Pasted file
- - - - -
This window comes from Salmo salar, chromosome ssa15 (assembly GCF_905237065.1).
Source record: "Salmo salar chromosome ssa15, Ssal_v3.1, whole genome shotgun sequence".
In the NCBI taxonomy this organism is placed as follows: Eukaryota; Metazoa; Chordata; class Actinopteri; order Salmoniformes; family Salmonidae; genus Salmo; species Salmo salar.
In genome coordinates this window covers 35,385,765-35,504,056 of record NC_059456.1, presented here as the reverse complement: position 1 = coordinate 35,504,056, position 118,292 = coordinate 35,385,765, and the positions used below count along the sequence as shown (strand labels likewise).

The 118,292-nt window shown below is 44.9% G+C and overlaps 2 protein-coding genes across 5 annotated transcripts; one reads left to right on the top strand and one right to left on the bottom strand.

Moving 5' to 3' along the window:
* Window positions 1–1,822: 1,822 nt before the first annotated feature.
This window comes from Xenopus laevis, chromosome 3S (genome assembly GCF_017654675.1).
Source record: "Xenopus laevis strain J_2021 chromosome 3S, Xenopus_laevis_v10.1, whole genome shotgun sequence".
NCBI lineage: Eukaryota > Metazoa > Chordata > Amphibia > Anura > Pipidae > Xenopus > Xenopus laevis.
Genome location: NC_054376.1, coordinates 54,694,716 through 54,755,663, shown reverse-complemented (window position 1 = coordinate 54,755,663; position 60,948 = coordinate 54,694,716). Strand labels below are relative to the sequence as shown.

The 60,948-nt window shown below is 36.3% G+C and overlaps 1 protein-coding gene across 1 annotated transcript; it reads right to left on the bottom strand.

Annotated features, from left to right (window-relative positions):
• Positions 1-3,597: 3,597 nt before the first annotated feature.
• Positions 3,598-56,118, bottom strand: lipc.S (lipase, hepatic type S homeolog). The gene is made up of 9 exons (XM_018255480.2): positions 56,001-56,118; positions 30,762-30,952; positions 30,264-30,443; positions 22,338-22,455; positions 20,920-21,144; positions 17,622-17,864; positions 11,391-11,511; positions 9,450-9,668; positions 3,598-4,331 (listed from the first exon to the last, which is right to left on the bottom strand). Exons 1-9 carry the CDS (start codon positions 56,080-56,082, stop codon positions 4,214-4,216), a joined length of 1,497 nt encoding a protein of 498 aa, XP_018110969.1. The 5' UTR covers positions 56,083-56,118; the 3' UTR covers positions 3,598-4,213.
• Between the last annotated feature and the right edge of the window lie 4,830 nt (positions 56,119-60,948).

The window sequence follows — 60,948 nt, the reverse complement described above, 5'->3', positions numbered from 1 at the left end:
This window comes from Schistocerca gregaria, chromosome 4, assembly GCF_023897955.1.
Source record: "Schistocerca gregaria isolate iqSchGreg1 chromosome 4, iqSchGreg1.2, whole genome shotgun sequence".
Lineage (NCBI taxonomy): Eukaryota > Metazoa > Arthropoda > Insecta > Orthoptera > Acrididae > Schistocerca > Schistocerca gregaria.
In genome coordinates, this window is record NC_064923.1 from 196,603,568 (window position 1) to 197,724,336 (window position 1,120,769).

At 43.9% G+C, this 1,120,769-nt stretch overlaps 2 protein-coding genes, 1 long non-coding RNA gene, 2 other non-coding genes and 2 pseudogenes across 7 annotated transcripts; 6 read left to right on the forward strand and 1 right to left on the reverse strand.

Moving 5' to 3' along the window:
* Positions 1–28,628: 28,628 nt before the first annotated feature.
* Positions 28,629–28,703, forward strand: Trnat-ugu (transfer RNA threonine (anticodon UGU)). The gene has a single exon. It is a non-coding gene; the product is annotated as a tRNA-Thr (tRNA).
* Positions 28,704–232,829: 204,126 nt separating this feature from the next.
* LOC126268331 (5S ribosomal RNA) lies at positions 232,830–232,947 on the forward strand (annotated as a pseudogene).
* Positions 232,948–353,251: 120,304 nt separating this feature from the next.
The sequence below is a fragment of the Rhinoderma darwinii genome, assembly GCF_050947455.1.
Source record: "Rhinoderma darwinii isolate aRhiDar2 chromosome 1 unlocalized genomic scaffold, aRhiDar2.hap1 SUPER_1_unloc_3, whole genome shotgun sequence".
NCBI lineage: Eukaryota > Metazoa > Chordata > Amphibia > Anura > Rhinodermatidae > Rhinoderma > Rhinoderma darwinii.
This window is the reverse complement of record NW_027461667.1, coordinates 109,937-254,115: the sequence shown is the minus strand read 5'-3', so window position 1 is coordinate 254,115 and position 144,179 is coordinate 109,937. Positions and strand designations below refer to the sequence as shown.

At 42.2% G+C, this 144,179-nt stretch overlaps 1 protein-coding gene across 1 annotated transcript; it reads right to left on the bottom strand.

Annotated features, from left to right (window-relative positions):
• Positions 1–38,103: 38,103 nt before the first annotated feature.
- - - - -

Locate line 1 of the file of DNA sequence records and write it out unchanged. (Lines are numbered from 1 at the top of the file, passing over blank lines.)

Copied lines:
This window comes from Salmo salar, chromosome ssa15 (assembly GCF_905237065.1).